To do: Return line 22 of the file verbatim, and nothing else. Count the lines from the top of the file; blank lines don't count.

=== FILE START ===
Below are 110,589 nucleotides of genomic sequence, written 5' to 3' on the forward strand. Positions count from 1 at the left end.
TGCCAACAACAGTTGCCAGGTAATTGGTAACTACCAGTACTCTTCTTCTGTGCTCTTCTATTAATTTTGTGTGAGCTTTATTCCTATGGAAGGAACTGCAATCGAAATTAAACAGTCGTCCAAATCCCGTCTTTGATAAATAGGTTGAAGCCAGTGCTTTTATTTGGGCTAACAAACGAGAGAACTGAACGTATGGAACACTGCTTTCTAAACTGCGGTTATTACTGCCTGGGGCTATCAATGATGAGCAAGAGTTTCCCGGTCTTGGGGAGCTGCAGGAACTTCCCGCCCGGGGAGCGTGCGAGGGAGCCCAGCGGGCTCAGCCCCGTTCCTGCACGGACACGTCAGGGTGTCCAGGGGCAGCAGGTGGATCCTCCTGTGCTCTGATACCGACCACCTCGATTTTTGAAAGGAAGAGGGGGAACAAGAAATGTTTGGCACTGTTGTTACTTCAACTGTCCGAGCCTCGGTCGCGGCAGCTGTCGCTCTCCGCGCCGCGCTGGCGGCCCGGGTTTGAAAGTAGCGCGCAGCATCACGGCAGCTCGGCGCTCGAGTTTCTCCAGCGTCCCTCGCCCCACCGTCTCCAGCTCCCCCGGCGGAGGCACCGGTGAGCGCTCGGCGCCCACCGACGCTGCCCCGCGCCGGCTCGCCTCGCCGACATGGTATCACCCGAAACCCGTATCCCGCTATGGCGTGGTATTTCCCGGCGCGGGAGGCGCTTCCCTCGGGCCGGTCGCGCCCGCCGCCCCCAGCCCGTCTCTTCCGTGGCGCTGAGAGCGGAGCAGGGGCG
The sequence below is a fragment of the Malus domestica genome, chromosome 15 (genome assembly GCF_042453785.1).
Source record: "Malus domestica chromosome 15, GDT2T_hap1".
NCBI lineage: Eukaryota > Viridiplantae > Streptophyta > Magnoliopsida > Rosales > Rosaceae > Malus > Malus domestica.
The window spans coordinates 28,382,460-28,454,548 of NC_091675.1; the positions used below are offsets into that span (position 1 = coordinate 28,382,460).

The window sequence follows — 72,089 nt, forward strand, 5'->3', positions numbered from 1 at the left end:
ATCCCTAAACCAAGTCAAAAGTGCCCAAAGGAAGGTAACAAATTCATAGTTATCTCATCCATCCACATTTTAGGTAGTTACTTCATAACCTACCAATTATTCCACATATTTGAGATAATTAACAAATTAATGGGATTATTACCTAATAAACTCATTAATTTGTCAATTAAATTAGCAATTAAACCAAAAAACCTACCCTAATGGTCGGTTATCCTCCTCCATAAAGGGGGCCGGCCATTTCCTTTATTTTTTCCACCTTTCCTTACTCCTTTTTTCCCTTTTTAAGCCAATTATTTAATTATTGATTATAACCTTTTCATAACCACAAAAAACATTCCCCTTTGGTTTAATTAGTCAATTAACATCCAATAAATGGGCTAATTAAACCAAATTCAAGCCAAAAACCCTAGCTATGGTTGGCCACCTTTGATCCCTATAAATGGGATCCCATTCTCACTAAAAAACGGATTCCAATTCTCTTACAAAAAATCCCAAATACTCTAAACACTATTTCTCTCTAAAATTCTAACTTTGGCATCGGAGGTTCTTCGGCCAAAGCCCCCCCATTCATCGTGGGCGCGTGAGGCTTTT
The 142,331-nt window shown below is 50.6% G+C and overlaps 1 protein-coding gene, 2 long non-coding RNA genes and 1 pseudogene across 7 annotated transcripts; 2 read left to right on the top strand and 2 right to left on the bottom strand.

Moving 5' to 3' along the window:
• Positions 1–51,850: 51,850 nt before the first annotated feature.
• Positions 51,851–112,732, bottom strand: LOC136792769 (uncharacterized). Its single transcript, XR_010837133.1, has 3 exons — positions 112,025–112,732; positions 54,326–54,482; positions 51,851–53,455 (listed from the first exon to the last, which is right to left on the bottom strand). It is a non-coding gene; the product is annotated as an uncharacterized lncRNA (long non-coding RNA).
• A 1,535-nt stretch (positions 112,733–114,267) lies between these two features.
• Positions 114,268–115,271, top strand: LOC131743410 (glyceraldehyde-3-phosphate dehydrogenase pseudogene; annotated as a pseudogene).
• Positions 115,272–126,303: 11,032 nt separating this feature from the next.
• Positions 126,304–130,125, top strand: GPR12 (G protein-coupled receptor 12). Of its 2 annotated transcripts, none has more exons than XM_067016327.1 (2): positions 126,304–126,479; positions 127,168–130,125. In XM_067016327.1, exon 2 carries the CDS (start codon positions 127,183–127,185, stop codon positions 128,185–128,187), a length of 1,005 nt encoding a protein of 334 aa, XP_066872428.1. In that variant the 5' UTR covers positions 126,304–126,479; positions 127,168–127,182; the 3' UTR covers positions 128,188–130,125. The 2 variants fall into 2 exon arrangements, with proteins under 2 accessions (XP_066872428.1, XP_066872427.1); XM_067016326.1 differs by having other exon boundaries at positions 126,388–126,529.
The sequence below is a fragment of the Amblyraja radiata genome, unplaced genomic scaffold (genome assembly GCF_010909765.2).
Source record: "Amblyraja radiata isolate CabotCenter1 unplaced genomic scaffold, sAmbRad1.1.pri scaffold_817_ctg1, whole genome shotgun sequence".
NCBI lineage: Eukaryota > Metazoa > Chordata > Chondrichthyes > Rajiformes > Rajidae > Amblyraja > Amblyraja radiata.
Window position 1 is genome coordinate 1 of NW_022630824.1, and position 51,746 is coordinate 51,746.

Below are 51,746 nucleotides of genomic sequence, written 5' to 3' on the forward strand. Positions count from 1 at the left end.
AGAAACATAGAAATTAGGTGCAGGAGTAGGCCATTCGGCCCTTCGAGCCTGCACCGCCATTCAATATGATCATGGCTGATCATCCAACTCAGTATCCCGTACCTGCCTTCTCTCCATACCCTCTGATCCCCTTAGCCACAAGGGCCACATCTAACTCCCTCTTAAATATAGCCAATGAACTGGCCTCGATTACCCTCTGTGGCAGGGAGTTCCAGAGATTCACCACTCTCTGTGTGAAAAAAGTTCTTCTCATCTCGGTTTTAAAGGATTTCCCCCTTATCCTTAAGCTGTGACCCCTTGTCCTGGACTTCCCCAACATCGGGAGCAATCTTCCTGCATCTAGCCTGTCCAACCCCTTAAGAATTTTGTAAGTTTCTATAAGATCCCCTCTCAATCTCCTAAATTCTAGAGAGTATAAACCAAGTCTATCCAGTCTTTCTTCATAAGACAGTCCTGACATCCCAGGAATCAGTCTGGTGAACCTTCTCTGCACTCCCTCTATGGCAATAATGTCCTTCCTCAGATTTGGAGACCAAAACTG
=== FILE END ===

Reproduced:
AGAAACATAGAAATTAGGTGCAGGAGTAGGCCATTCGGCCCTTCGAGCCTGCACCGCCATTCAATATGATCATGGCTGATCATCCAACTCAGTATCCCGTACCTGCCTTCTCTCCATACCCTCTGATCCCCTTAGCCACAAGGGCCACATCTAACTCCCTCTTAAATATAGCCAATGAACTGGCCTCGATTACCCTCTGTGGCAGGGAGTTCCAGAGATTCACCACTCTCTGTGTGAAAAAAGTTCTTCTCATCTCGGTTTTAAAGGATTTCCCCCTTATCCTTAAGCTGTGACCCCTTGTCCTGGACTTCCCCAACATCGGGAGCAATCTTCCTGCATCTAGCCTGTCCAACCCCTTAAGAATTTTGTAAGTTTCTATAAGATCCCCTCTCAATCTCCTAAATTCTAGAGAGTATAAACCAAGTCTATCCAGTCTTTCTTCATAAGACAGTCCTGACATCCCAGGAATCAGTCTGGTGAACCTTCTCTGCACTCCCTCTATGGCAATAATGTCCTTCCTCAGATTTGGAGACCAAAACTG